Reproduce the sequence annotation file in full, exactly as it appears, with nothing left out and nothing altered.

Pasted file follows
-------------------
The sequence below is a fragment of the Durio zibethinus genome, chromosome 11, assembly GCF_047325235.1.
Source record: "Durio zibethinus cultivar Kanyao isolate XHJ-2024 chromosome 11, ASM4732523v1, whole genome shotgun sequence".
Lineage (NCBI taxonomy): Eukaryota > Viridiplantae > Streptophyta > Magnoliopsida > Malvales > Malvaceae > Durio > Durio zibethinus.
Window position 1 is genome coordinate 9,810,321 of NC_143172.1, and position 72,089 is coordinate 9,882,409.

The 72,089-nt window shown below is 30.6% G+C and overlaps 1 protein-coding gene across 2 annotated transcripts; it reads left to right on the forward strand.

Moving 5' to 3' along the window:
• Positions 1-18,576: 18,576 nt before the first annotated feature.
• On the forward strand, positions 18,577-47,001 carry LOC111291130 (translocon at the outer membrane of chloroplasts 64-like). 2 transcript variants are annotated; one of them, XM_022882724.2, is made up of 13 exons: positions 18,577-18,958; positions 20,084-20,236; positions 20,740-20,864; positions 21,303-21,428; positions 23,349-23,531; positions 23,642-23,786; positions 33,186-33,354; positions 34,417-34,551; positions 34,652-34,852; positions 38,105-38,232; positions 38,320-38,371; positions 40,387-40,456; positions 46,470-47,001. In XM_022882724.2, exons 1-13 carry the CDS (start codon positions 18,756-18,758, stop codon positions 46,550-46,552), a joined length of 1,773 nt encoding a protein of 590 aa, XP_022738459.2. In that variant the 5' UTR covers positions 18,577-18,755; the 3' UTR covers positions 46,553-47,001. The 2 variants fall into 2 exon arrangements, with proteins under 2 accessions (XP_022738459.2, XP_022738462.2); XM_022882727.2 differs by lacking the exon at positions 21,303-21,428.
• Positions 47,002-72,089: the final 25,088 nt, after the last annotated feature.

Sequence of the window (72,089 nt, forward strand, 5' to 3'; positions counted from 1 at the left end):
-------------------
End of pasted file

The sequence below is a fragment of the Durio zibethinus genome, chromosome 11, assembly GCF_047325235.1.
Source record: "Durio zibethinus cultivar Kanyao isolate XHJ-2024 chromosome 11, ASM4732523v1, whole genome shotgun sequence".
Lineage (NCBI taxonomy): Eukaryota > Viridiplantae > Streptophyta > Magnoliopsida > Malvales > Malvaceae > Durio > Durio zibethinus.
Window position 1 is genome coordinate 9,810,321 of NC_143172.1, and position 72,089 is coordinate 9,882,409.

The 72,089-nt window shown below is 30.6% G+C and overlaps 1 protein-coding gene across 2 annotated transcripts; it reads left to right on the forward strand.

Moving 5' to 3' along the window:
• Positions 1-18,576: 18,576 nt before the first annotated feature.
• On the forward strand, positions 18,577-47,001 carry LOC111291130 (translocon at the outer membrane of chloroplasts 64-like). 2 transcript variants are annotated; one of them, XM_022882724.2, is made up of 13 exons: positions 18,577-18,958; positions 20,084-20,236; positions 20,740-20,864; positions 21,303-21,428; positions 23,349-23,531; positions 23,642-23,786; positions 33,186-33,354; positions 34,417-34,551; positions 34,652-34,852; positions 38,105-38,232; positions 38,320-38,371; positions 40,387-40,456; positions 46,470-47,001. In XM_022882724.2, exons 1-13 carry the CDS (start codon positions 18,756-18,758, stop codon positions 46,550-46,552), a joined length of 1,773 nt encoding a protein of 590 aa, XP_022738459.2. In that variant the 5' UTR covers positions 18,577-18,755; the 3' UTR covers positions 46,553-47,001. The 2 variants fall into 2 exon arrangements, with proteins under 2 accessions (XP_022738459.2, XP_022738462.2); XM_022882727.2 differs by lacking the exon at positions 21,303-21,428.
• Positions 47,002-72,089: the final 25,088 nt, after the last annotated feature.

Sequence of the window (72,089 nt, forward strand, 5' to 3'; positions counted from 1 at the left end):